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Dave Rakel (L) and Bruce Barrett.

The perception of physician empathy helps patients fight colds faster, according to the final results of a study led by physicians Dave Rakel and Bruce Barrett.

Final Study: Physician Empathy Helps Patients Overcome Colds Faster

A final study led by Department of Family Medicine (DFM) Associate Professors David Rakel, MD, and Bruce Barrett, MD, PhD, has shown that physician empathy really does help patients fight the common cold.

In fact, a therapeutic encounter based on empathy, compassion, and a willingness to listen not only helps patients feel better faster, it can also translate to actual changes in their immune response.

Promoting ‘PEECE’

The randomized controlled trial was published electronically in February 2011 in Patient Education and Counseling (Perception of Empathy in the Therapeutic Encounter: Effects on the Common Cold), and will be available in print later this year. It builds on earlier similar findings published last year in Family Medicine (Practitioner Empathy and the Duration of the Common Cold).

The final sample group comprised 719 patients who had just begun to come down with a cold. Participants had either 1) no interaction with a practitioner; 2) a “standard” interaction that focused on history and examination, but offered little touch or eye contact; or 3) an “enhanced interaction” in which clinicians promoted “PEECE”: positive prognosis, empathy, empowerment, connection, and education.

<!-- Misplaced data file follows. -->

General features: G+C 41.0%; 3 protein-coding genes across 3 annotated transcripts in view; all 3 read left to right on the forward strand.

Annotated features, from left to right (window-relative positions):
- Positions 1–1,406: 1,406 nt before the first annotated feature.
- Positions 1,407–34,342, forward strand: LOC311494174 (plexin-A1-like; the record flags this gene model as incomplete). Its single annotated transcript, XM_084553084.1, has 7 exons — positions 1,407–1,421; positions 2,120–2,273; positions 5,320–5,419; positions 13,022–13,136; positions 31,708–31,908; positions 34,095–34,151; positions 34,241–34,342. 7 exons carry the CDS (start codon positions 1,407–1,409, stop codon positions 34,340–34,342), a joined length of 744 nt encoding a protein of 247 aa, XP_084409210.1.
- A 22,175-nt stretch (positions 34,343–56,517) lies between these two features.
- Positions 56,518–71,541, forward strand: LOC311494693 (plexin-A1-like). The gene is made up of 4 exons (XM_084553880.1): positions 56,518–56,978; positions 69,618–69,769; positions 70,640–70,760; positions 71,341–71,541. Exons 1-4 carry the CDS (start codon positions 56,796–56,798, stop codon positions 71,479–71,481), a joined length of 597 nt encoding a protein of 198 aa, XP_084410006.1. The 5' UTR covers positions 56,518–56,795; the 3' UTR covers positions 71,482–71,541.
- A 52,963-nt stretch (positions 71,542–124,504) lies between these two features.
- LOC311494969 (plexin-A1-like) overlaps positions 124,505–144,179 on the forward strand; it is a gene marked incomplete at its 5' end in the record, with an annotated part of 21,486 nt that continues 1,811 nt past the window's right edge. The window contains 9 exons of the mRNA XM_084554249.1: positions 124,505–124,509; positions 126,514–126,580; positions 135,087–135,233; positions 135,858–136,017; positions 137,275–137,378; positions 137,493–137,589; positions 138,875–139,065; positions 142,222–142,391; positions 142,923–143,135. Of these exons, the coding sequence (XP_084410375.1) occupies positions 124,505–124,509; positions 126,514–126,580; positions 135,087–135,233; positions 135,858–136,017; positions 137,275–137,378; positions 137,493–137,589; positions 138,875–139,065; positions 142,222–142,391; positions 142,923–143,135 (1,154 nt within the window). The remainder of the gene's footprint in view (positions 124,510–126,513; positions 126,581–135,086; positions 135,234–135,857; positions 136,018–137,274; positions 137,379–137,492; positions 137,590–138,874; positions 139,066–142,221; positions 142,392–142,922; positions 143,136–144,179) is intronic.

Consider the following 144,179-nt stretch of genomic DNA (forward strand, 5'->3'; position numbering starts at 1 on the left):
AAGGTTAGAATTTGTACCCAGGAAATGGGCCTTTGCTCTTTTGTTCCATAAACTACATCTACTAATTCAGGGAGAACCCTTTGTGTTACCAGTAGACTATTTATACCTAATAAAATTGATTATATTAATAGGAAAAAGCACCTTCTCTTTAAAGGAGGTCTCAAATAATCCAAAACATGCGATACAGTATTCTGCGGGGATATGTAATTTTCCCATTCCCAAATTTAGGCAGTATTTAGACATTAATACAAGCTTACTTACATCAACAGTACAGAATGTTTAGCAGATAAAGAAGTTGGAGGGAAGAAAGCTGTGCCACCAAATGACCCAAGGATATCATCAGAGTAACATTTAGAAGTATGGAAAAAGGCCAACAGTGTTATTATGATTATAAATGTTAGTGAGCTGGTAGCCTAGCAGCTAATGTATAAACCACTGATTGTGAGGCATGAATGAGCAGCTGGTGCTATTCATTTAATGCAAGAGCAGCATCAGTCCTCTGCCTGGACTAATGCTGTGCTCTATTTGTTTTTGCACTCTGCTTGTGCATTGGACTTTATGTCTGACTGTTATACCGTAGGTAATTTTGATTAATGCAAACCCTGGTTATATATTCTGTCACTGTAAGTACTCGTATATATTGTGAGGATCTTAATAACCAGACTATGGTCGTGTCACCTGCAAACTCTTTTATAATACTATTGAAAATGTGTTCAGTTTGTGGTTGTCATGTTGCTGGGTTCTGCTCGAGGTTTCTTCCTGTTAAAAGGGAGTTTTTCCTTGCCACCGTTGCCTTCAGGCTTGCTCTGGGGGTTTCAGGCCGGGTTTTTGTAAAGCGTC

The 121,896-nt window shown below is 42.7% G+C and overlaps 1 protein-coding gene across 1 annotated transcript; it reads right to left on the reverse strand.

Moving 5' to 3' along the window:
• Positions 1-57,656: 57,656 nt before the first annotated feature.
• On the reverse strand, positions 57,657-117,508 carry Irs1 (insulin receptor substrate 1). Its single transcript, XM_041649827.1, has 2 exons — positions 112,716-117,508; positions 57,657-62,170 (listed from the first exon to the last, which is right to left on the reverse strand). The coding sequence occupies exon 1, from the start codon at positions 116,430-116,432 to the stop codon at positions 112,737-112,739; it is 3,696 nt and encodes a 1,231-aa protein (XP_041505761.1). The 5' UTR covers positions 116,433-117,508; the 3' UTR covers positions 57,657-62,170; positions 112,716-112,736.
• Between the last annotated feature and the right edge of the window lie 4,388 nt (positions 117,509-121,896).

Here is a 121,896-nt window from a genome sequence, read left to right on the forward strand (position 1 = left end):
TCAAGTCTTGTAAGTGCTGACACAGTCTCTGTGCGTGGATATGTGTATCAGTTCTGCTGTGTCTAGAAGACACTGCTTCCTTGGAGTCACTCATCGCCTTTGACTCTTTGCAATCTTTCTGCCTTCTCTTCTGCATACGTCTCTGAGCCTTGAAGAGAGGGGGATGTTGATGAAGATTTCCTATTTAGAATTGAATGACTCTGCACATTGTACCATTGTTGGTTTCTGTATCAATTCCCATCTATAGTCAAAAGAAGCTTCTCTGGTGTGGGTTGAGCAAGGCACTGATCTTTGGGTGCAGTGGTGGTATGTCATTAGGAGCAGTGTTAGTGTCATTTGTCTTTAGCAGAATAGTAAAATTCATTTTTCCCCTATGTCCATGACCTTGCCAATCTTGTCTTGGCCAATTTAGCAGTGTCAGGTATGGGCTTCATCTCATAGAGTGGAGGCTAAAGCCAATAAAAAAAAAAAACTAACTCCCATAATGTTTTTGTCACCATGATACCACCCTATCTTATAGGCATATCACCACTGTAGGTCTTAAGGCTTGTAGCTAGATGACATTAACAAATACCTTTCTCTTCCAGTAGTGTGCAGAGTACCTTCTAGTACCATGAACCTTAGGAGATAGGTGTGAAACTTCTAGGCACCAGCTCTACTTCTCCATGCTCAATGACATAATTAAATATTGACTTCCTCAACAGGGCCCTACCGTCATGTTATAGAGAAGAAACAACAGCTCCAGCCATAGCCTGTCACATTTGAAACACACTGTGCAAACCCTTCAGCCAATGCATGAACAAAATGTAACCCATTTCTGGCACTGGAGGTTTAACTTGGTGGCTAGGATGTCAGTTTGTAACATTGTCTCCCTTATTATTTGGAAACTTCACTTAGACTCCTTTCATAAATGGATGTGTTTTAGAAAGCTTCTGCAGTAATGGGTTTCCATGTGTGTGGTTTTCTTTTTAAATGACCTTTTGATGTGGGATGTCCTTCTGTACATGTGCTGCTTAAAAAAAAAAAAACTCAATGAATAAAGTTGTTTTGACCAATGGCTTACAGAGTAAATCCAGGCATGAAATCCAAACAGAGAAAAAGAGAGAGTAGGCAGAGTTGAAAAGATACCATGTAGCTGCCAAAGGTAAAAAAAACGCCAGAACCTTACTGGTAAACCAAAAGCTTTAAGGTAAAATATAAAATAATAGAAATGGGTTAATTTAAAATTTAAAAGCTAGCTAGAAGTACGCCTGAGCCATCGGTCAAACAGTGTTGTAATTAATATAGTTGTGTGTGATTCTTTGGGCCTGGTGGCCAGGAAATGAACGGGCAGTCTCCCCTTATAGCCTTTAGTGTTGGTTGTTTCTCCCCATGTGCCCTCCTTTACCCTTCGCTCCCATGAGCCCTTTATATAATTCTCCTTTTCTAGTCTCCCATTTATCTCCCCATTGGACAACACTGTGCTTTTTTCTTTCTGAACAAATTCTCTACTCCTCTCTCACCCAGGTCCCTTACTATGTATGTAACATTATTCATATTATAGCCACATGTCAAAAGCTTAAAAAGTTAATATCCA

Patients in the “standard” or “enhanced” interaction groups rated the degree of empathy during the therapeutic encounter. They also assessed the severity of their colds twice a day. Study staff measured two immunological markers from nasal mucosa, interleukin-8 (IL-8) and neutrophil count, at the beginning of the study and 48 hours later.

Shorter Colds, Improved Immune Function

As in previous studies, physician empathy clearly correlated with shorter, less severe colds—and improved immune function.

The 112 patients who rated their therapeutic encounter “perfect” in empathy recovered from their colds more than a day faster (5.89 days vs 7 days) than those who rated the encounter “sub-perfect.” These patients also reported that their cold symptoms were 17.4 percent less severe (223 vs. 271, as rated on the Wisconsin Upper Respiratory Symptom Survey [WURSS-21]).

In addition, perfect scores were associated with a substantially higher change in IL-8 (1586 for “perfect” encounters vs 72 for “subperfect”) and neutrophil count (49 vs 12), as measured 48 hours after the onset of cold symptoms.

Process Versus Pill

Dr. Rakel explained that the results above are based on the full patient sample after unblinding. “Compared to earlier findings, this showseven more powerfully how patients’ perception of empathy can support their immune function's ability to recover from the common cold more quickly and with fewer symptoms,” he said.

And if the way patients are treated helps them recover more quickly, it can translate into lower health care costs and improved health care delivery.

“This study gives us a lot of hope that relationship-centered care really matters,” he added. “There is power in the process before the pill even takes effect.”